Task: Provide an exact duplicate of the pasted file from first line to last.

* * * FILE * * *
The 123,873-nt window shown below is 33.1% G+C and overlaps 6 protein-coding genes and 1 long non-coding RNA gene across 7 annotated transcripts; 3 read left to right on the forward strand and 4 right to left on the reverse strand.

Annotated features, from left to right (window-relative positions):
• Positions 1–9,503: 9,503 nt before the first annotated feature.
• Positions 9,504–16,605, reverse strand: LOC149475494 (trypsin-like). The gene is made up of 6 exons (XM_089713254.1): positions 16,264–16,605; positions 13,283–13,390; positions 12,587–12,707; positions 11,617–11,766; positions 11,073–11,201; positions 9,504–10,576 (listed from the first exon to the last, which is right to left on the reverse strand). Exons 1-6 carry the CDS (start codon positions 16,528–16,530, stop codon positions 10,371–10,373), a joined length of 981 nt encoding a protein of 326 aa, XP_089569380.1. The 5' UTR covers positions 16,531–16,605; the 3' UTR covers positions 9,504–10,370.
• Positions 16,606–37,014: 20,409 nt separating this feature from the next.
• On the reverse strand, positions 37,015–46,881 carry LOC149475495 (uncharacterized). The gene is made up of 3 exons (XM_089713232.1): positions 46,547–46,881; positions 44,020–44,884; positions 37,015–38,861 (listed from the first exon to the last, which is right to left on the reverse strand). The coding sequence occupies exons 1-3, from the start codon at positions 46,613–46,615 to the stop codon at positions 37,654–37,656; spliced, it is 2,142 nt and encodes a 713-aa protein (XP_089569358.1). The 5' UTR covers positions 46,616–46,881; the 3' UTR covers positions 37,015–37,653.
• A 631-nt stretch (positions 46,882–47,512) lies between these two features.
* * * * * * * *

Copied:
The 123,873-nt window shown below is 33.1% G+C and overlaps 6 protein-coding genes and 1 long non-coding RNA gene across 7 annotated transcripts; 3 read left to right on the forward strand and 4 right to left on the reverse strand.

Annotated features, from left to right (window-relative positions):
• Positions 1–9,503: 9,503 nt before the first annotated feature.
• Positions 9,504–16,605, reverse strand: LOC149475494 (trypsin-like). The gene is made up of 6 exons (XM_089713254.1): positions 16,264–16,605; positions 13,283–13,390; positions 12,587–12,707; positions 11,617–11,766; positions 11,073–11,201; positions 9,504–10,576 (listed from the first exon to the last, which is right to left on the reverse strand). Exons 1-6 carry the CDS (start codon positions 16,528–16,530, stop codon positions 10,371–10,373), a joined length of 981 nt encoding a protein of 326 aa, XP_089569380.1. The 5' UTR covers positions 16,531–16,605; the 3' UTR covers positions 9,504–10,370.
• Positions 16,606–37,014: 20,409 nt separating this feature from the next.
• On the reverse strand, positions 37,015–46,881 carry LOC149475495 (uncharacterized). The gene is made up of 3 exons (XM_089713232.1): positions 46,547–46,881; positions 44,020–44,884; positions 37,015–38,861 (listed from the first exon to the last, which is right to left on the reverse strand). The coding sequence occupies exons 1-3, from the start codon at positions 46,613–46,615 to the stop codon at positions 37,654–37,656; spliced, it is 2,142 nt and encodes a 713-aa protein (XP_089569358.1). The 5' UTR covers positions 46,616–46,881; the 3' UTR covers positions 37,015–37,653.
• A 631-nt stretch (positions 46,882–47,512) lies between these two features.